regular-article-logo Monday, 04 December 2023

Letters to the Editor: Co-operation between US and Russian space agencies highlights wonders of mutual effort

Readers write in from Calcutta, Murshidabad, Visakhapatnam and Tumkur

The Editorial Board Published 30.09.23, 04:24 AM
Representational Image

Representational Image File Photo

Friends in need

Sir — Teamwork makes the dream work. It is heartening to see that the axiom holds true even in times of war. While the extended stay of the American astronaut, Frank Rubio, at the International Space Station is rightly grabbing headlines — this is the longest an American has ever been in space at a stretch — the efforts made by Russian scientists to send a replacement Soyuz capsule to rescue Rubio and two stranded Russian cosmonauts also deserve mention. The cooperation between the space agencies of the two unfriendly nations shows that most problems can be solved through mutual effort.


Prodipto Sen, Calcutta

Toxic hatred

Sir — It was sorrowful to read about a differently-abled Muslim youth being lynched near a temple in Delhi (“Muslim lynched ‘over prasad’”, Sept 28). Mob lynchings of Muslims have become common in New India. This episode is a grim reminder of the hollowness of the promise of ‘Sabka Saath, Sabka Vikas’.

The reluctance of our political leaders, especially the prime minister, Narendra Modi, to speak out against such hateful attacks is also concerning. Constructive dialogue among members of all communities and awareness campaigns to spread communal harmony are the need of the hour.

Masud Alam, Murshidabad

Sir — Atrocities against Muslims by right-wing groups have become par for the course these days and, as such, are forgotten after a few days of outrage. In a recent case, a specially-abled Muslim man was tied to a pole and beaten to death simply for stealing some prasad from a stall near a temple. The matter needs to be dealt with seriously — the culprits should be given the strictest punishment.

K. Nehru Patnaik, Visakhapatnam

Sir — Hate speeches by political leaders incite right-wing mobs to prey upon vulnerable and disadvantaged people from minority communities (“Heartless”,
Sept 29). One such victim was a differently-abled Muslim man in Delhi who was killed for stealing prasad. In February, Mohammad Faiyaz, a person with mental health issues, was lynched by a mob in Bihar’s Samastipur. Incidents of religious hatred have only increased in India in recent years.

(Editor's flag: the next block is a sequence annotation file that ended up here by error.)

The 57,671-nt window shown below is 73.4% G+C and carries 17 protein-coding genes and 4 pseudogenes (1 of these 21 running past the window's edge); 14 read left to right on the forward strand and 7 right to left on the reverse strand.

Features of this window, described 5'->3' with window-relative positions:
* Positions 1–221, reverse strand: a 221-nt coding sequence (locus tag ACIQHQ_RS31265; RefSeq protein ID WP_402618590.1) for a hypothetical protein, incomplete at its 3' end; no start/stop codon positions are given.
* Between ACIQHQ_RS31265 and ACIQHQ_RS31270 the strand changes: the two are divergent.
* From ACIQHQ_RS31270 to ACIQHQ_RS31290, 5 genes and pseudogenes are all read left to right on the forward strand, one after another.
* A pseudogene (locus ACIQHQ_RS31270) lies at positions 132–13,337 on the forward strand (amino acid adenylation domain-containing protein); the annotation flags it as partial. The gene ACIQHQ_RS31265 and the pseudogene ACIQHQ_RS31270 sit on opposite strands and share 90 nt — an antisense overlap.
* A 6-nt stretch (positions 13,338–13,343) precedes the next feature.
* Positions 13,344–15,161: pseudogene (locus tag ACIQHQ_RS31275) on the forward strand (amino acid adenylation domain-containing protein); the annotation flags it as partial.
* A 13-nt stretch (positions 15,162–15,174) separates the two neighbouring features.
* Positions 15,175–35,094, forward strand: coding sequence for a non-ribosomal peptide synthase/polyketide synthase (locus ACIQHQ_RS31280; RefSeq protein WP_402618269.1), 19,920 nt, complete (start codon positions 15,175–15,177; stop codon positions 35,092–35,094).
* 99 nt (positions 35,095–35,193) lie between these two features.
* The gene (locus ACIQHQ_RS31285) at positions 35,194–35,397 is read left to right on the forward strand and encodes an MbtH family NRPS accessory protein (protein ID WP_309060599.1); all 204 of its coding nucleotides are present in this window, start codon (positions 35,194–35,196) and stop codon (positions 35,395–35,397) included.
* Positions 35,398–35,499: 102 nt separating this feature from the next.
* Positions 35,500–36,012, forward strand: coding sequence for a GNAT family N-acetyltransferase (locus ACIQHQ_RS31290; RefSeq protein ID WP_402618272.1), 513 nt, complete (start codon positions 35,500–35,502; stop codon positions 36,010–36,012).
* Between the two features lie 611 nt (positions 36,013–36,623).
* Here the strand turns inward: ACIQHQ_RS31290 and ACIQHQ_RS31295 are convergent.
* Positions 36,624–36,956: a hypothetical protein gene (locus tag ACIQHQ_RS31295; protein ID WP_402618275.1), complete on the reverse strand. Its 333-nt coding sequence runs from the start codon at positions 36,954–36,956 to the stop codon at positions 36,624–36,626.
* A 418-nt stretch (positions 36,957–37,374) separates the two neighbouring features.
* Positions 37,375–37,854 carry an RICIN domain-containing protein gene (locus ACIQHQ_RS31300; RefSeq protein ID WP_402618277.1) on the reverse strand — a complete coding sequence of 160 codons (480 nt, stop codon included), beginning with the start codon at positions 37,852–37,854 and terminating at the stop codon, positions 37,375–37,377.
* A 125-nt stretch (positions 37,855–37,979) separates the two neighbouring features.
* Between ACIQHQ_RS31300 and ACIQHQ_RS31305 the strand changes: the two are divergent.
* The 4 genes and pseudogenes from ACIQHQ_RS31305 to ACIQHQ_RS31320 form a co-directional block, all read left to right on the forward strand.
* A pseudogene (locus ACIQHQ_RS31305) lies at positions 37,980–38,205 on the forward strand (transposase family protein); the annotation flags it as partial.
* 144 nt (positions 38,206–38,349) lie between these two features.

Sujit De, Calcutta

Sir — The Bharatiya Ja­nata Party clearly expects citizens to remain mum about the mob lynching of a differently-abled Muslim man in the national capital. After all, if the series of cold-blooded murders of numerous Muslims — from Mohammad Akhlaque to Pehlu Khan to Tabrez Ansari — failed to elicit any response from our so-called civil society, then why should the death of another Muslim man matter?

Kajal Chatterjee, Calcutta

Powerful stand

Sir — Amidst a diplomatic standoff with Canada over the killing of the Khalistani terror accused, Hardeep Singh Nijjar, India has exhorted its Western allies to not allow political convenience to determine responses to terrorism (“Two faces”, Sept 28). This tough stand should serve as a warning that New Delhi will no longer bow down to the West.

Khokan Das, Calcutta

Green fingers

Sir — The demise of the legendary Indian agricultural scientist, M.S. Swaminathan, is unfortunate for the country. The legacy he leaves behind cannot be expressed in a few words. His pioneering work in developing high-yielding varieties of wheat and
paddy was instrumental in ensuring India’s food security.

Vishal Mayur, Tumkur, Karnataka

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